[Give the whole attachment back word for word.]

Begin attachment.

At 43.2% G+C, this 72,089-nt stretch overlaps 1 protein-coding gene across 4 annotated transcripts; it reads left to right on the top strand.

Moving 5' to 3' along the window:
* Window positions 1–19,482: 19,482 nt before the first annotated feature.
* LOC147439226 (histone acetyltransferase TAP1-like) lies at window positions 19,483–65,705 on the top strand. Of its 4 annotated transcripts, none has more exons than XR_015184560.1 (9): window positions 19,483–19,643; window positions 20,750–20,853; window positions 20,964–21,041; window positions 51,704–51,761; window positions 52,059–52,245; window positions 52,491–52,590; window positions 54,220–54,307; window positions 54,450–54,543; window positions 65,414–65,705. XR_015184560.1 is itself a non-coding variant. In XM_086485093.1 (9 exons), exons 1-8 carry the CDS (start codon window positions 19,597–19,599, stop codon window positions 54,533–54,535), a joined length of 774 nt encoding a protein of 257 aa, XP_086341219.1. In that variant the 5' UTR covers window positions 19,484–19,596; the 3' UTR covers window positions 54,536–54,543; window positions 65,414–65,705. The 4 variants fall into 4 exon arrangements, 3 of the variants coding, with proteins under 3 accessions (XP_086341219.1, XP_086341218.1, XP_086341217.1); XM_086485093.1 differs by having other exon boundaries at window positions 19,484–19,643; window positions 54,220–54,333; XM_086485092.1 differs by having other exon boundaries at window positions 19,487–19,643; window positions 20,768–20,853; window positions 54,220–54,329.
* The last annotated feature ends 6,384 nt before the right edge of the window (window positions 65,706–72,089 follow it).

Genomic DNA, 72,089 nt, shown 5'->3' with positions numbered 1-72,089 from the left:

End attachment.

At 43.2% G+C, this 72,089-nt stretch overlaps 1 protein-coding gene across 4 annotated transcripts; it reads left to right on the top strand.

Moving 5' to 3' along the window:
* Window positions 1–19,482: 19,482 nt before the first annotated feature.
* LOC147439226 (histone acetyltransferase TAP1-like) lies at window positions 19,483–65,705 on the top strand. Of its 4 annotated transcripts, none has more exons than XR_015184560.1 (9): window positions 19,483–19,643; window positions 20,750–20,853; window positions 20,964–21,041; window positions 51,704–51,761; window positions 52,059–52,245; window positions 52,491–52,590; window positions 54,220–54,307; window positions 54,450–54,543; window positions 65,414–65,705. XR_015184560.1 is itself a non-coding variant. In XM_086485093.1 (9 exons), exons 1-8 carry the CDS (start codon window positions 19,597–19,599, stop codon window positions 54,533–54,535), a joined length of 774 nt encoding a protein of 257 aa, XP_086341219.1. In that variant the 5' UTR covers window positions 19,484–19,596; the 3' UTR covers window positions 54,536–54,543; window positions 65,414–65,705. The 4 variants fall into 4 exon arrangements, 3 of the variants coding, with proteins under 3 accessions (XP_086341219.1, XP_086341218.1, XP_086341217.1); XM_086485093.1 differs by having other exon boundaries at window positions 19,484–19,643; window positions 54,220–54,333; XM_086485092.1 differs by having other exon boundaries at window positions 19,487–19,643; window positions 20,768–20,853; window positions 54,220–54,329.
* The last annotated feature ends 6,384 nt before the right edge of the window (window positions 65,706–72,089 follow it).

Genomic DNA, 72,089 nt, shown 5'->3' with positions numbered 1-72,089 from the left: